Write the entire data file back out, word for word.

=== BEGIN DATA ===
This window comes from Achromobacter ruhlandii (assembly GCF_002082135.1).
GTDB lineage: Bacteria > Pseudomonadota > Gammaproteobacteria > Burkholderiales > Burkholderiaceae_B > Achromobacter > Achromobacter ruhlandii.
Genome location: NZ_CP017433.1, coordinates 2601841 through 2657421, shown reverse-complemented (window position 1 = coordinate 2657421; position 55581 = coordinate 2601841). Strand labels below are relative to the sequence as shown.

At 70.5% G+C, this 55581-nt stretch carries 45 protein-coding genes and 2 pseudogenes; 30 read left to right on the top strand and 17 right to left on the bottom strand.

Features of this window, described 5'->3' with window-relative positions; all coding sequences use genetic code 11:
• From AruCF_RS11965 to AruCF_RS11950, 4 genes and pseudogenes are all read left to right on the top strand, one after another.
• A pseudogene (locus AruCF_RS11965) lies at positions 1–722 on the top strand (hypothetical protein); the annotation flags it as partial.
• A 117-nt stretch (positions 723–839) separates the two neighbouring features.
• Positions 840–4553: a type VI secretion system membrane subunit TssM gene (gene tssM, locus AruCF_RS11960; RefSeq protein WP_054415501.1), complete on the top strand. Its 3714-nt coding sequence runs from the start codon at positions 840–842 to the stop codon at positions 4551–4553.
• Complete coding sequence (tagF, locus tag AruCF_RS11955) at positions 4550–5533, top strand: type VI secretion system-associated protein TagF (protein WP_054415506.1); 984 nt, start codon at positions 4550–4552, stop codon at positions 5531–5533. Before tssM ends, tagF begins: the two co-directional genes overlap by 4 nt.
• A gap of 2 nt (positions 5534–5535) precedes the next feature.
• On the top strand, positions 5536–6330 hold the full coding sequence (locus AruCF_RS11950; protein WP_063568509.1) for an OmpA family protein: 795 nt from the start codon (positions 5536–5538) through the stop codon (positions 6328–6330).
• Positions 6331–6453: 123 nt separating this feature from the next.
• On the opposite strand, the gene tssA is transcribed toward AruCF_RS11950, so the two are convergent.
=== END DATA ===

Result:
This window comes from Achromobacter ruhlandii (assembly GCF_002082135.1).
GTDB lineage: Bacteria > Pseudomonadota > Gammaproteobacteria > Burkholderiales > Burkholderiaceae_B > Achromobacter > Achromobacter ruhlandii.
Genome location: NZ_CP017433.1, coordinates 2601841 through 2657421, shown reverse-complemented (window position 1 = coordinate 2657421; position 55581 = coordinate 2601841). Strand labels below are relative to the sequence as shown.

At 70.5% G+C, this 55581-nt stretch carries 45 protein-coding genes and 2 pseudogenes; 30 read left to right on the top strand and 17 right to left on the bottom strand.

Features of this window, described 5'->3' with window-relative positions; all coding sequences use genetic code 11:
• From AruCF_RS11965 to AruCF_RS11950, 4 genes and pseudogenes are all read left to right on the top strand, one after another.
• A pseudogene (locus AruCF_RS11965) lies at positions 1–722 on the top strand (hypothetical protein); the annotation flags it as partial.
• A 117-nt stretch (positions 723–839) separates the two neighbouring features.
• Positions 840–4553: a type VI secretion system membrane subunit TssM gene (gene tssM, locus AruCF_RS11960; RefSeq protein WP_054415501.1), complete on the top strand. Its 3714-nt coding sequence runs from the start codon at positions 840–842 to the stop codon at positions 4551–4553.
• Complete coding sequence (tagF, locus tag AruCF_RS11955) at positions 4550–5533, top strand: type VI secretion system-associated protein TagF (protein WP_054415506.1); 984 nt, start codon at positions 4550–4552, stop codon at positions 5531–5533. Before tssM ends, tagF begins: the two co-directional genes overlap by 4 nt.
• A gap of 2 nt (positions 5534–5535) precedes the next feature.
• On the top strand, positions 5536–6330 hold the full coding sequence (locus AruCF_RS11950; protein WP_063568509.1) for an OmpA family protein: 795 nt from the start codon (positions 5536–5538) through the stop codon (positions 6328–6330).
• Positions 6331–6453: 123 nt separating this feature from the next.
• On the opposite strand, the gene tssA is transcribed toward AruCF_RS11950, so the two are convergent.